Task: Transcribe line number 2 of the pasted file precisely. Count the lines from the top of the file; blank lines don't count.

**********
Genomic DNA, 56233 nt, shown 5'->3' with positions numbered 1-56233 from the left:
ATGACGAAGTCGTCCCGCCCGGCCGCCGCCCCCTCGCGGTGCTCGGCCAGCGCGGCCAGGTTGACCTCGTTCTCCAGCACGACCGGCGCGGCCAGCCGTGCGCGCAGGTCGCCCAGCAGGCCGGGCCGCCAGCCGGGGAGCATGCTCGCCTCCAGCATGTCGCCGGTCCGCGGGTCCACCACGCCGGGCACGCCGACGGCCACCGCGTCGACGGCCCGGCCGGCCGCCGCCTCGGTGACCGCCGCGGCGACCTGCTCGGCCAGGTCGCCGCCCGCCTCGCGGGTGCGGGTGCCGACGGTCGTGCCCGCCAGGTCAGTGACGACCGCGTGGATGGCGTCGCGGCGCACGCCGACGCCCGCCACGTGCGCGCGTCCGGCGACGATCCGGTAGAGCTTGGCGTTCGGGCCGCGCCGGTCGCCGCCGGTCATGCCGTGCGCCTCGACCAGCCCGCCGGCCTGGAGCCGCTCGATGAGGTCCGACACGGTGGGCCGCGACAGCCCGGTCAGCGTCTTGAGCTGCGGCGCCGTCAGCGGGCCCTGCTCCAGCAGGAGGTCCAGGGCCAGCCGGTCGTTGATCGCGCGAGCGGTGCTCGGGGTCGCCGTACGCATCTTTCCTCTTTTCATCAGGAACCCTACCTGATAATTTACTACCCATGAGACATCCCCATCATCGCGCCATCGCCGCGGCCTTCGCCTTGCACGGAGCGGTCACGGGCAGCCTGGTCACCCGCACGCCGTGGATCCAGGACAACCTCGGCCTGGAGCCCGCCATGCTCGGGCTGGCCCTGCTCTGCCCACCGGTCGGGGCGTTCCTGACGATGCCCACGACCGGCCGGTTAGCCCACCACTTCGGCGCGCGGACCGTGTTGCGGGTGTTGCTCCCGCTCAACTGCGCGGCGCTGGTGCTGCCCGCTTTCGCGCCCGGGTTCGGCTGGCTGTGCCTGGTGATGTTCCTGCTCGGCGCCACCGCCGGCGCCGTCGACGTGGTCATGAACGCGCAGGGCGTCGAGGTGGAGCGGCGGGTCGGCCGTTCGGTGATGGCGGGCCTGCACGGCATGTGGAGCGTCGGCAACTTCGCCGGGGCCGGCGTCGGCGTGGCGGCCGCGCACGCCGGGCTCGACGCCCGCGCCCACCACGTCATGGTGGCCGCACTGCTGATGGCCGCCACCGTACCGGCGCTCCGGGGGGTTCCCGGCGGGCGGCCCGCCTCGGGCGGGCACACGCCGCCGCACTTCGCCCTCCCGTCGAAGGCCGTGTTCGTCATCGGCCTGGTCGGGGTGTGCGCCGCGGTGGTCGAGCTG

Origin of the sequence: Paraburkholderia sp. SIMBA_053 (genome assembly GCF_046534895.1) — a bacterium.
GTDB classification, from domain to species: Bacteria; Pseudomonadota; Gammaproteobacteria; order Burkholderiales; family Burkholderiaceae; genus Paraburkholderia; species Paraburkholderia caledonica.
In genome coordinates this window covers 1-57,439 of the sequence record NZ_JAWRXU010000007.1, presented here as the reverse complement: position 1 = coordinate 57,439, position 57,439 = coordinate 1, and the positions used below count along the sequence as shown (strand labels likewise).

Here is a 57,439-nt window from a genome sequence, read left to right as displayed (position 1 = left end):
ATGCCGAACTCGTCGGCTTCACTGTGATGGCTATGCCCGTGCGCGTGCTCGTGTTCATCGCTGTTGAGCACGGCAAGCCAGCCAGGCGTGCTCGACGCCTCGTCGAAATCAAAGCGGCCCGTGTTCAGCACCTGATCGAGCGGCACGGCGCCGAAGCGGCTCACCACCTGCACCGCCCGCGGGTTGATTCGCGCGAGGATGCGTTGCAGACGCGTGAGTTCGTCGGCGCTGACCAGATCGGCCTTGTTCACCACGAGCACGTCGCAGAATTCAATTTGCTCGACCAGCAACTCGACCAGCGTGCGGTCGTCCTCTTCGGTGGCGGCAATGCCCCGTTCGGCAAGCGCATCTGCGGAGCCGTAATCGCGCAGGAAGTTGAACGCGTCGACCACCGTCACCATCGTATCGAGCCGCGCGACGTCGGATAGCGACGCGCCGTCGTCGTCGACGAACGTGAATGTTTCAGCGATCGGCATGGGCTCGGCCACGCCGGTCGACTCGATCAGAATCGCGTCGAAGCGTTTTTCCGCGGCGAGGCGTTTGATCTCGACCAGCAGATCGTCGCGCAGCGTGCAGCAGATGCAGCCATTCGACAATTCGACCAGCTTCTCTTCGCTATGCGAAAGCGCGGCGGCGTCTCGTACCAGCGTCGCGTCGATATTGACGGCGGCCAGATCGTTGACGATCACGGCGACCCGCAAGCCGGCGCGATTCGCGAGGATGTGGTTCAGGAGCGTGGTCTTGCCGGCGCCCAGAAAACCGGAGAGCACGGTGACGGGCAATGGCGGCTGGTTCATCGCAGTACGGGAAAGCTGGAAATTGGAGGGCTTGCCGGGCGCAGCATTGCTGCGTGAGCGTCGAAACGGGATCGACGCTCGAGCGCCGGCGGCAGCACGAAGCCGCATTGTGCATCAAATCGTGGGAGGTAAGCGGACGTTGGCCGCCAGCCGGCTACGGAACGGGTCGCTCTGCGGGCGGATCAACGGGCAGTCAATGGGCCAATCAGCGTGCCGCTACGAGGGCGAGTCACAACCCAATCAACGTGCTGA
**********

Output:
ATGACGAAGTCGTCCCGCCCGGCCGCCGCCCCCTCGCGGTGCTCGGCCAGCGCGGCCAGGTTGACCTCGTTCTCCAGCACGACCGGCGCGGCCAGCCGTGCGCGCAGGTCGCCCAGCAGGCCGGGCCGCCAGCCGGGGAGCATGCTCGCCTCCAGCATGTCGCCGGTCCGCGGGTCCACCACGCCGGGCACGCCGACGGCCACCGCGTCGACGGCCCGGCCGGCCGCCGCCTCGGTGACCGCCGCGGCGACCTGCTCGGCCAGGTCGCCGCCCGCCTCGCGGGTGCGGGTGCCGACGGTCGTGCCCGCCAGGTCAGTGACGACCGCGTGGATGGCGTCGCGGCGCACGCCGACGCCCGCCACGTGCGCGCGTCCGGCGACGATCCGGTAGAGCTTGGCGTTCGGGCCGCGCCGGTCGCCGCCGGTCATGCCGTGCGCCTCGACCAGCCCGCCGGCCTGGAGCCGCTCGATGAGGTCCGACACGGTGGGCCGCGACAGCCCGGTCAGCGTCTTGAGCTGCGGCGCCGTCAGCGGGCCCTGCTCCAGCAGGAGGTCCAGGGCCAGCCGGTCGTTGATCGCGCGAGCGGTGCTCGGGGTCGCCGTACGCATCTTTCCTCTTTTCATCAGGAACCCTACCTGATAATTTACTACCCATGAGACATCCCCATCATCGCGCCATCGCCGCGGCCTTCGCCTTGCACGGAGCGGTCACGGGCAGCCTGGTCACCCGCACGCCGTGGATCCAGGACAACCTCGGCCTGGAGCCCGCCATGCTCGGGCTGGCCCTGCTCTGCCCACCGGTCGGGGCGTTCCTGACGATGCCCACGACCGGCCGGTTAGCCCACCACTTCGGCGCGCGGACCGTGTTGCGGGTGTTGCTCCCGCTCAACTGCGCGGCGCTGGTGCTGCCCGCTTTCGCGCCCGGGTTCGGCTGGCTGTGCCTGGTGATGTTCCTGCTCGGCGCCACCGCCGGCGCCGTCGACGTGGTCATGAACGCGCAGGGCGTCGAGGTGGAGCGGCGGGTCGGCCGTTCGGTGATGGCGGGCCTGCACGGCATGTGGAGCGTCGGCAACTTCGCCGGGGCCGGCGTCGGCGTGGCGGCCGCGCACGCCGGGCTCGACGCCCGCGCCCACCACGTCATGGTGGCCGCACTGCTGATGGCCGCCACCGTACCGGCGCTCCGGGGGGTTCCCGGCGGGCGGCCCGCCTCGGGCGGGCACACGCCGCCGCACTTCGCCCTCCCGTCGAAGGCCGTGTTCGTCATCGGCCTGGTCGGGGTGTGCGCCGCGGTGGTCGAGCTG